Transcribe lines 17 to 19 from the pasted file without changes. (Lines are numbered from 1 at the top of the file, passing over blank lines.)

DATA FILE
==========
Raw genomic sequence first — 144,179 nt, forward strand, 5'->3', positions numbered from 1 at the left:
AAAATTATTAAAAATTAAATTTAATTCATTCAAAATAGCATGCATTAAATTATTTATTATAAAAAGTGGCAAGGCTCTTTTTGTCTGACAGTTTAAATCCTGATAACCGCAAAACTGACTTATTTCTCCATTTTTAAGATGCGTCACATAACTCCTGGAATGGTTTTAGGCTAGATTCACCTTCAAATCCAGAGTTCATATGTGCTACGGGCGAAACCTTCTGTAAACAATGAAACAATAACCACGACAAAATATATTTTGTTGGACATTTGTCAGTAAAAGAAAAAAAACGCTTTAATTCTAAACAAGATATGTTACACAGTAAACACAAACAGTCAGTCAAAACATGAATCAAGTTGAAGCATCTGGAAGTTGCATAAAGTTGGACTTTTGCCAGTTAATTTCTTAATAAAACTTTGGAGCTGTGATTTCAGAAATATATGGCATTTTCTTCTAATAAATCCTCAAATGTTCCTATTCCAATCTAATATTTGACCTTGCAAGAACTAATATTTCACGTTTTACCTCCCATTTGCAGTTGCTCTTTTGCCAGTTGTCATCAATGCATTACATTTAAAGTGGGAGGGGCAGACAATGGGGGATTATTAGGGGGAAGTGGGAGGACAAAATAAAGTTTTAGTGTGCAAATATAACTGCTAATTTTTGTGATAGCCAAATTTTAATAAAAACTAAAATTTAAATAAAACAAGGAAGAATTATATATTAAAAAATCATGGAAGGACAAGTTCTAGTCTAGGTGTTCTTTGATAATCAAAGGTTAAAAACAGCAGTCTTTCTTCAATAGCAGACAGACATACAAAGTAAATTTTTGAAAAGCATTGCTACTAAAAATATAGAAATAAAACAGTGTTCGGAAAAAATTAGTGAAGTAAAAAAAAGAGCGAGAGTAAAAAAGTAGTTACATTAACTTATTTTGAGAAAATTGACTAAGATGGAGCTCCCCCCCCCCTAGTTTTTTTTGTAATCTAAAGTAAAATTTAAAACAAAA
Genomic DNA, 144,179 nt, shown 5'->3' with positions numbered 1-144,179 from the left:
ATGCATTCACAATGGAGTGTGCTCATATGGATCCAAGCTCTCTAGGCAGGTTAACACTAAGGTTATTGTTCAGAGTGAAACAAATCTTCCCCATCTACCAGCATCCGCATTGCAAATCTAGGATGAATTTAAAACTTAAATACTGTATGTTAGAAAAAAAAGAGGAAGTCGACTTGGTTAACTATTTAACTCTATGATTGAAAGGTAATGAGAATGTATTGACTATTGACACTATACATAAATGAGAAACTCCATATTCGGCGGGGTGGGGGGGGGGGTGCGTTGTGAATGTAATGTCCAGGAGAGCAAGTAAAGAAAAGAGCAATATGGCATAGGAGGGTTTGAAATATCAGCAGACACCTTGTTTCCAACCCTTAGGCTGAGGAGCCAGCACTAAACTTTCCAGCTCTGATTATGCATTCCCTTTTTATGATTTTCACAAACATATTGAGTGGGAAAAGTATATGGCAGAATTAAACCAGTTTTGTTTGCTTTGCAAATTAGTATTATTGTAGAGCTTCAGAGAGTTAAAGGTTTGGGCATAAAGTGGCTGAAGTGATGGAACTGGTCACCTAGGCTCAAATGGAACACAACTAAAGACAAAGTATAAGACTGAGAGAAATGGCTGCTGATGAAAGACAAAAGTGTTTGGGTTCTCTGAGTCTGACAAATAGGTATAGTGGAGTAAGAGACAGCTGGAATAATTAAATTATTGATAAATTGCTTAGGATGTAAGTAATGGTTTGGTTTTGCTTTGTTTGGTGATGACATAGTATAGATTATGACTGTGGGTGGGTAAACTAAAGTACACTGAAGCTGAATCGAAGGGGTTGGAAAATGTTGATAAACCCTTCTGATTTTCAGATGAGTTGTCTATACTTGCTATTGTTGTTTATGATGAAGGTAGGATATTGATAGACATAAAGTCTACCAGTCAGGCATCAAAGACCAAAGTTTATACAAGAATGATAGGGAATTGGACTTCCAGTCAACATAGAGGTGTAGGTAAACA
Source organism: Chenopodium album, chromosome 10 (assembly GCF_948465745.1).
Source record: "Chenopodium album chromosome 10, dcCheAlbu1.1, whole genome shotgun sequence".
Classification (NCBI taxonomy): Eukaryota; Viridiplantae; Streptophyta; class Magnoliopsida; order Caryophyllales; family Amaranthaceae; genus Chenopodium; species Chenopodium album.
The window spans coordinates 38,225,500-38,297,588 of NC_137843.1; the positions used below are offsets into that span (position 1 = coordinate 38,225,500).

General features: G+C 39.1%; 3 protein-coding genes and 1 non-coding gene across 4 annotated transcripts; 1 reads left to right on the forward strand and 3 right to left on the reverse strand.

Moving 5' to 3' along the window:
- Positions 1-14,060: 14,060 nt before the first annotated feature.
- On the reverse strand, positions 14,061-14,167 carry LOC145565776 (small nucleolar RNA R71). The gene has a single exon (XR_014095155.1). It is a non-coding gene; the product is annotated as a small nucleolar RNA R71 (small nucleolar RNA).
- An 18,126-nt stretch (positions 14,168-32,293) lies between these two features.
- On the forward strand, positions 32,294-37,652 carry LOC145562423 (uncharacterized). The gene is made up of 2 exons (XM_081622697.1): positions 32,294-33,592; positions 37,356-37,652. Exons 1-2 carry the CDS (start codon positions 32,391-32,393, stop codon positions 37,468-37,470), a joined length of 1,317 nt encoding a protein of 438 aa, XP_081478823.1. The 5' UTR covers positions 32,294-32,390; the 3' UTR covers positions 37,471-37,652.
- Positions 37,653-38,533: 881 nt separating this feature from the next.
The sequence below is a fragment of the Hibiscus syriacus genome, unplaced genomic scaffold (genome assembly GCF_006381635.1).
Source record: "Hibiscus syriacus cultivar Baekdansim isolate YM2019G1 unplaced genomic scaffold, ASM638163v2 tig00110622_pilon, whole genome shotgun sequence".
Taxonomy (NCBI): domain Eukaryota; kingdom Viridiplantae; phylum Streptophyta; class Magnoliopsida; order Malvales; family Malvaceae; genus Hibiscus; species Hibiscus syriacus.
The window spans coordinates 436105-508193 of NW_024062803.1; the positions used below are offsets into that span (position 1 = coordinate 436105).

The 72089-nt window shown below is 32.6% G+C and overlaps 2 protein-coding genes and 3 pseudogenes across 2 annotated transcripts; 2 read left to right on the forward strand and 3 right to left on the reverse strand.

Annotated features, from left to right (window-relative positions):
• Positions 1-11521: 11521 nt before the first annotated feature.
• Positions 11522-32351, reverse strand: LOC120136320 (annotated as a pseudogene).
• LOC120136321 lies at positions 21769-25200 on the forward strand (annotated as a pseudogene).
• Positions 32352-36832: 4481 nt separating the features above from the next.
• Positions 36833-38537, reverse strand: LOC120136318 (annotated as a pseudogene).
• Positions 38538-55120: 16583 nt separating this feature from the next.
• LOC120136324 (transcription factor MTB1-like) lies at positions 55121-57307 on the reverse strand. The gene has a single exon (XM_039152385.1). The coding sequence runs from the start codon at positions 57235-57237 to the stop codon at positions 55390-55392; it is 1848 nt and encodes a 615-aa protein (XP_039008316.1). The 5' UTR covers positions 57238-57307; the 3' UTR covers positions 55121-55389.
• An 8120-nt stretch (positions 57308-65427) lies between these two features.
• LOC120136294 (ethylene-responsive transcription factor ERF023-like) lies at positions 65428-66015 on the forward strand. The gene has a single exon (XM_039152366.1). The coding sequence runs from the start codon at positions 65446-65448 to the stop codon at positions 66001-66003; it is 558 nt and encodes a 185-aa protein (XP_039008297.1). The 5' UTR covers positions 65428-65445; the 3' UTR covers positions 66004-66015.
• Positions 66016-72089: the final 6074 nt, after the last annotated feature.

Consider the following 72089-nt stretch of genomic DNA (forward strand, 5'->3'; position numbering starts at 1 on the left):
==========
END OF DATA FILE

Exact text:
Source record: "Hibiscus syriacus cultivar Baekdansim isolate YM2019G1 unplaced genomic scaffold, ASM638163v2 tig00110622_pilon, whole genome shotgun sequence".
Taxonomy (NCBI): domain Eukaryota; kingdom Viridiplantae; phylum Streptophyta; class Magnoliopsida; order Malvales; family Malvaceae; genus Hibiscus; species Hibiscus syriacus.
The window spans coordinates 436105-508193 of NW_024062803.1; the positions used below are offsets into that span (position 1 = coordinate 436105).